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Lifestyle behaviour change with chronic pain isn’t a piece of cake



The 2024 Global Year will examine what is known about sex and gender differences in pain perception and modulation and address sex-and gender-related disparities in both the research and treatment of pain.

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Chronic pain and other chronic health issues appear to have considerable links. For example, data published by the Australia Institute of Health and Welfare show 64.5% of people with chronic back problems also report another chronic condition, such as cardiovascular disease, diabetes, chronic obstructive pulmonary disease. One hypothesis for why chronic pain is linked to these other chronic diseases is that they share common lifestyle-related risk factors such as high BMI, inactivity, smoking and poor diet.

In a previous blog tiled ‘When Pain Kills’ we discussed new evidence about the link between pain and death through non-communicable disease and lifestyle risks. We also mentioned some trials that our team in Newcastle have been conducting to assess the impact of supporting patients with chronic low back pain and knee osteoarthritis to address lifestyle factors. The results of these trials are in and they showed that using generic lifestyle programs might not adequately support patients with chronic pain to address their lifestyle risks.

What we did

We randomly allocated 160 patients with chronic low back pain (trial 1) and 120 patients with knee osteoarthritis (trial 2) to receive a lifestyle intervention or usual care. In both trials, patients received some initial advice about the benefits of improving physical activity and reducing weight for their pain, and they were then referred to the New South Wales Get Healthy Service (GHS). The GHS is a 6-month telephone-based healthy lifestyle coaching service that supports people to modify eating behaviours, increase physical activity and achieve or maintain a healthy weight. The back pain patients were also offered a physiotherapy appointment where they received detailed education about back pain, about the link with lifestyle factors, and to dispel common myths.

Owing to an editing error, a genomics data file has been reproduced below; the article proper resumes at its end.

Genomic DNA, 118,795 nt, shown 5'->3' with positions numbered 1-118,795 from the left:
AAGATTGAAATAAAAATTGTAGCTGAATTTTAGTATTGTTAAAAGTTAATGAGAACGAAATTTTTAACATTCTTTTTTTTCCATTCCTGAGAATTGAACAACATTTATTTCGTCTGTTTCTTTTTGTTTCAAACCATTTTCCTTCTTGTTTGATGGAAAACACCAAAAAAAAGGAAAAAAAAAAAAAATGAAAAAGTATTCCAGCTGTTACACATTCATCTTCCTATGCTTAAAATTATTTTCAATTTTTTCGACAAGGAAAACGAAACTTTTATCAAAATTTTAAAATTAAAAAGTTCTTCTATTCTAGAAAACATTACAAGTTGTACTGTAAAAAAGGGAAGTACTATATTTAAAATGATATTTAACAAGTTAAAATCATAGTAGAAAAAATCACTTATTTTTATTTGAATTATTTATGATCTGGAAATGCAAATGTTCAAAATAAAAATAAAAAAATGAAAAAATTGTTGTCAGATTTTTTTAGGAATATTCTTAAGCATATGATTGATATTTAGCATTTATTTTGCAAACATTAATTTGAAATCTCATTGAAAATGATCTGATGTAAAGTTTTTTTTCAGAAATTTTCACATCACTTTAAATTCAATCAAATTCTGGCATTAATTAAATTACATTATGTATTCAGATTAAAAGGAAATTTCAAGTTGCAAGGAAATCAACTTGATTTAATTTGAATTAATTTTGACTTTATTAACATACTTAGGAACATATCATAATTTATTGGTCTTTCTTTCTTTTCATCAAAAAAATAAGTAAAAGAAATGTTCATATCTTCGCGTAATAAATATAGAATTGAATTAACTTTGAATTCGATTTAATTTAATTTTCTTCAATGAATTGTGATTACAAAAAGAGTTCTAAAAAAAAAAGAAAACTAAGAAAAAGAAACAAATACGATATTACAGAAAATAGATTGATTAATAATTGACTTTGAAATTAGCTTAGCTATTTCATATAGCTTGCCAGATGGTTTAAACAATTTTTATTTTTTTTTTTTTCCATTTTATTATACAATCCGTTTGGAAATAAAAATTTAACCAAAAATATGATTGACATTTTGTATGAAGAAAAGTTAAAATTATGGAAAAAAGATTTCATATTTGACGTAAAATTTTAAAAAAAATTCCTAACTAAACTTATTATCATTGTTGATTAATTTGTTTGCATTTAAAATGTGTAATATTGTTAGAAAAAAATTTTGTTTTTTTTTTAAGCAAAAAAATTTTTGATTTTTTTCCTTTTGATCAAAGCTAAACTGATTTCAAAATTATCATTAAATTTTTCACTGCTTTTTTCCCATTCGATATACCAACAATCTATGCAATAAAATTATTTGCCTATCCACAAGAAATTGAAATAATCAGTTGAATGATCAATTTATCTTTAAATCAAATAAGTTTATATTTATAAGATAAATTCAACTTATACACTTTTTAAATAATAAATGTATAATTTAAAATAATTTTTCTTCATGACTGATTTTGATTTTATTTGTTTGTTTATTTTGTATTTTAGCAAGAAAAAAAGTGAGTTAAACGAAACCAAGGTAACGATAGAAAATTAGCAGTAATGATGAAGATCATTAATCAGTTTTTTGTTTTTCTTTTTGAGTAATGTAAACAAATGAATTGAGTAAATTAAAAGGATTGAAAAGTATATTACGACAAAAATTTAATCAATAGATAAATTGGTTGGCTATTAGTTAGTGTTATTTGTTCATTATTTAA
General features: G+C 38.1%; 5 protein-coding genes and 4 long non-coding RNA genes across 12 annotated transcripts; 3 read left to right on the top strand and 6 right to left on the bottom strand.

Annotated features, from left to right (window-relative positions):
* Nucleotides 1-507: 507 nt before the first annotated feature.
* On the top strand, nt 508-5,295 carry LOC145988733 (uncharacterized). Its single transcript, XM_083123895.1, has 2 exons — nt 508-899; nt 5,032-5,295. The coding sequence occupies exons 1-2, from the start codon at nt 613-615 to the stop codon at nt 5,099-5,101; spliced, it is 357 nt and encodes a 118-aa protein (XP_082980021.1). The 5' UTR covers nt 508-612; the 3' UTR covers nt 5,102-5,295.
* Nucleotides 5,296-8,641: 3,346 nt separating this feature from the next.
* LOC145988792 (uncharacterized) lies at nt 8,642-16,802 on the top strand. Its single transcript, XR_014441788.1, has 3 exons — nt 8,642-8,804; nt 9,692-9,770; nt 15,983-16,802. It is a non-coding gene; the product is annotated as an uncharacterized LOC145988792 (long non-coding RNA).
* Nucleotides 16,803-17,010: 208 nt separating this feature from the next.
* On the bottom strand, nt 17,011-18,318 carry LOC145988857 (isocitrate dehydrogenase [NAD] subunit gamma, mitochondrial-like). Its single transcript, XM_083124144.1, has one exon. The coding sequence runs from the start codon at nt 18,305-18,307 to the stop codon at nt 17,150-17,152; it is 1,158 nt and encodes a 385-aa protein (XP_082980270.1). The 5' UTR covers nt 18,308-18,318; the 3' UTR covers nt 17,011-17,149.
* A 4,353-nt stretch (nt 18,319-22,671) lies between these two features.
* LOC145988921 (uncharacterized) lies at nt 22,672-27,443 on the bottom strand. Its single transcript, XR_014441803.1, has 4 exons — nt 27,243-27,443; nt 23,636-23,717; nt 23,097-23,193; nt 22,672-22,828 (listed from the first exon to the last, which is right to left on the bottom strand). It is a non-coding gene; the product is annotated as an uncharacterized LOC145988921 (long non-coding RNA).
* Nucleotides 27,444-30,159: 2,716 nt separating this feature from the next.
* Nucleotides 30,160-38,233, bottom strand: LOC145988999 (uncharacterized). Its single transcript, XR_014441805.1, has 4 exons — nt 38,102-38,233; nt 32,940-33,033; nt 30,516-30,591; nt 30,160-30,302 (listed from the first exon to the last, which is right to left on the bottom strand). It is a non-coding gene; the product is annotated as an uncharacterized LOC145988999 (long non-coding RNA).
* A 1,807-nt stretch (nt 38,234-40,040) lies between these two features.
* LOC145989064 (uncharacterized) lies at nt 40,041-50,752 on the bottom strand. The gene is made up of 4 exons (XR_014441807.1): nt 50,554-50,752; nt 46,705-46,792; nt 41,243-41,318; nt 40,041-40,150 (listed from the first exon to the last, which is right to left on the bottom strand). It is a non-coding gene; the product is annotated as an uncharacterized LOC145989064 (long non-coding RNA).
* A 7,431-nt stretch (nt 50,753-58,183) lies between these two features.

The model was based on self-determination theory and experiential learning. We thought that providing education about pain with a proactive process for supporting behaviour change could act on a number of targets and establish a greater tendency to establish positive health behaviour and self-management. Unfortunately, patients in the 6 month program didn’t lose more weight, improve their diet or increase physical activity, nor did they improve pain beliefs relative to those in the usual care group, and we didn’t see any improvement in pain or disability.

What this means

The first thing to point out is there is some good evidence that weight loss improves symptoms of osteoarthritis of the knee, and this is why clinical practice guidelines recommend that anyone who is overweight and has osteoarthritis should be supported to lose weight. An issue is that many people can’t access the intensive face-to-face clinical treatments previously studied. This is certainly the case for many people who live in the Hunter New England Health District which provides services to around one million people over an area twice the size of Ireland. This means we needed to test a scalable option to support patients.

The GHS service was designed for the general population  where because people opt into the service themselves – that is they seem to be motivated to make lifestyle changes, so there is generally a high engagement and positive participant outcomes. Unfortunately, most of the patients we referred to the service dropped out early.